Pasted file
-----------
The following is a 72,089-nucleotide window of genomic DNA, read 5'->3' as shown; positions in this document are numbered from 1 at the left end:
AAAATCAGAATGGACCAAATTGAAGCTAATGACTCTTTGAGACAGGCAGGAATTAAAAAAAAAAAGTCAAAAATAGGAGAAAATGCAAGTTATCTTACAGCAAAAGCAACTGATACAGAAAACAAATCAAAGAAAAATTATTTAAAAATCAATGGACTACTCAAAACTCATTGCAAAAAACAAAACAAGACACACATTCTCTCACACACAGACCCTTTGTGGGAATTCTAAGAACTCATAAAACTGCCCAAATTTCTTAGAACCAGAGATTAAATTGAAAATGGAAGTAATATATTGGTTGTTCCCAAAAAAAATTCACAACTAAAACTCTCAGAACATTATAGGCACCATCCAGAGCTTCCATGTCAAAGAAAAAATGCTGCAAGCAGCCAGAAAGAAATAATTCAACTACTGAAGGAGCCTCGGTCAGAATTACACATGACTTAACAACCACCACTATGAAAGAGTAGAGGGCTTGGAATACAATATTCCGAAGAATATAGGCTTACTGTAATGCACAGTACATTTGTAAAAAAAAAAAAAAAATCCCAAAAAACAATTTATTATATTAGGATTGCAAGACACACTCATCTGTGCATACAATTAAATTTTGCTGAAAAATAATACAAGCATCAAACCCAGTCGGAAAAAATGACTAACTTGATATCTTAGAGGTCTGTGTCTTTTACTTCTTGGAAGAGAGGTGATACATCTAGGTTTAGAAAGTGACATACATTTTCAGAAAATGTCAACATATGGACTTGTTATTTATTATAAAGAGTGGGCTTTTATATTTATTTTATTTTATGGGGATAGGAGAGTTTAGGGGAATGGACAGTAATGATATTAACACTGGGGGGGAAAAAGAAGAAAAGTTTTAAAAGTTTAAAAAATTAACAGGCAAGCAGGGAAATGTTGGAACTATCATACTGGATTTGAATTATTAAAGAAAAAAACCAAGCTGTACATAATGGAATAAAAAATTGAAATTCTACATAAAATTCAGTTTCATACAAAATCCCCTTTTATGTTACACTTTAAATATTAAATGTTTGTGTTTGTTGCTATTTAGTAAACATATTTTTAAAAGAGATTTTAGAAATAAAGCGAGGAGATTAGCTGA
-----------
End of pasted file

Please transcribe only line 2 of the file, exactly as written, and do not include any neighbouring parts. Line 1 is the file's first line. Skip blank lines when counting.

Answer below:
AAAATCAGAATGGACCAAATTGAAGCTAATGACTCTTTGAGACAGGCAGGAATTAAAAAAAAAAAGTCAAAAATAGGAGAAAATGCAAGTTATCTTACAGCAAAAGCAACTGATACAGAAAACAAATCAAAGAAAAATTATTTAAAAATCAATGGACTACTCAAAACTCATTGCAAAAAACAAAACAAGACACACATTCTCTCACACACAGACCCTTTGTGGGAATTCTAAGAACTCATAAAACTGCCCAAATTTCTTAGAACCAGAGATTAAATTGAAAATGGAAGTAATATATTGGTTGTTCCCAAAAAAAATTCACAACTAAAACTCTCAGAACATTATAGGCACCATCCAGAGCTTCCATGTCAAAGAAAAAATGCTGCAAGCAGCCAGAAAGAAATAATTCAACTACTGAAGGAGCCTCGGTCAGAATTACACATGACTTAACAACCACCACTATGAAAGAGTAGAGGGCTTGGAATACAATATTCCGAAGAATATAGGCTTACTGTAATGCACAGTACATTTGTAAAAAAAAAAAAAAAATCCCAAAAAACAATTTATTATATTAGGATTGCAAGACACACTCATCTGTGCATACAATTAAATTTTGCTGAAAAATAATACAAGCATCAAACCCAGTCGGAAAAAATGACTAACTTGATATCTTAGAGGTCTGTGTCTTTTACTTCTTGGAAGAGAGGTGATACATCTAGGTTTAGAAAGTGACATACATTTTCAGAAAATGTCAACATATGGACTTGTTATTTATTATAAAGAGTGGGCTTTTATATTTATTTTATTTTATGGGGATAGGAGAGTTTAGGGGAATGGACAGTAATGATATTAACACTGGGGGGGAAAAAGAAGAAAAGTTTTAAAAGTTTAAAAAATTAACAGGCAAGCAGGGAAATGTTGGAACTATCATACTGGATTTGAATTATTAAAGAAAAAAACCAAGCTGTACATAATGGAATAAAAAATTGAAATTCTACATAAAATTCAGTTTCATACAAAATCCCCTTTTATGTTACACTTTAAATATTAAATGTTTGTGTTTGTTGCTATTTAGTAAACATATTTTTAAAAGAGATTTTAGAAATAAAGCGAGGAGATTAGCTGA